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Re: HYB: Pollination

  • Subject: Re: HYB: Pollination
  • From: Linda Mann <lmann@volfirst.net>
  • Date: Wed, 22 May 2002 16:56:04 -0400

From Bill Shear, Oct 21, 1997:
<Experience shows that only one style arm or stigmatic lip need be
pollinated to get a full pod.  However, one pollen grain can only
fertilize one ovule.  Thus if only a  very small amount of pollen were
applied, not all the ovules would be  fertilized.  Pollen grains are so
small that so long as a visible amount is  applied to the stigmatic lip,
there should be enough to pollinate all the  ovules.

There are caveats.  In wide crosses, it is wise to use as much pollen as

                       possible and pollinate all three lips, since
various kinds of
                       incompatibilities will render most of the pollen
ineffectual.  The more
                       pollen, the greater the chance of getting a seed.

Curiously, pollen grains are actually whole individual plants--the males
                       the gameteophyte generation.  Each grain contains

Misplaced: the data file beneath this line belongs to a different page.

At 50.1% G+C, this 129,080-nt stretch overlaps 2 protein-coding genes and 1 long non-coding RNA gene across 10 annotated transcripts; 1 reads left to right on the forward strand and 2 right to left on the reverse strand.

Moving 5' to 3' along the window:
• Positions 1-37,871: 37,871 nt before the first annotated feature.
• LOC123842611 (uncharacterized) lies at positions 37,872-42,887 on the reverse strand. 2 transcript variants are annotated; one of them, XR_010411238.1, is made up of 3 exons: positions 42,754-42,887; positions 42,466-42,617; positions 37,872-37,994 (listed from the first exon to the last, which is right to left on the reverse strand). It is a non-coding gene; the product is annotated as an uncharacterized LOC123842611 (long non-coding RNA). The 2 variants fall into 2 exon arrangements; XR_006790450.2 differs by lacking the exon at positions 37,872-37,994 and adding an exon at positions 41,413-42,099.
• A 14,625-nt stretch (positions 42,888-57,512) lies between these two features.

only a few cells.  Some
                       of these cells produce the pollen tube.  When the
pollen grain reaches a
                       compatible stigma, it germinates and a long tube
quickly grows down through
                       the stigmatic tissues to reach the ovules (the
unfertilized seeds within
                       the ovary).  Two sperm nuclei then travel down
this tube.  One fertilizes
                       the egg in the ovule, and produces the embryo
plant, and the other
                       fertilizes the endosperm, or stored food tissue,
within the seed (this is
                       actually a triple fusion, so the endosperm is

Reposted by Linda Mann

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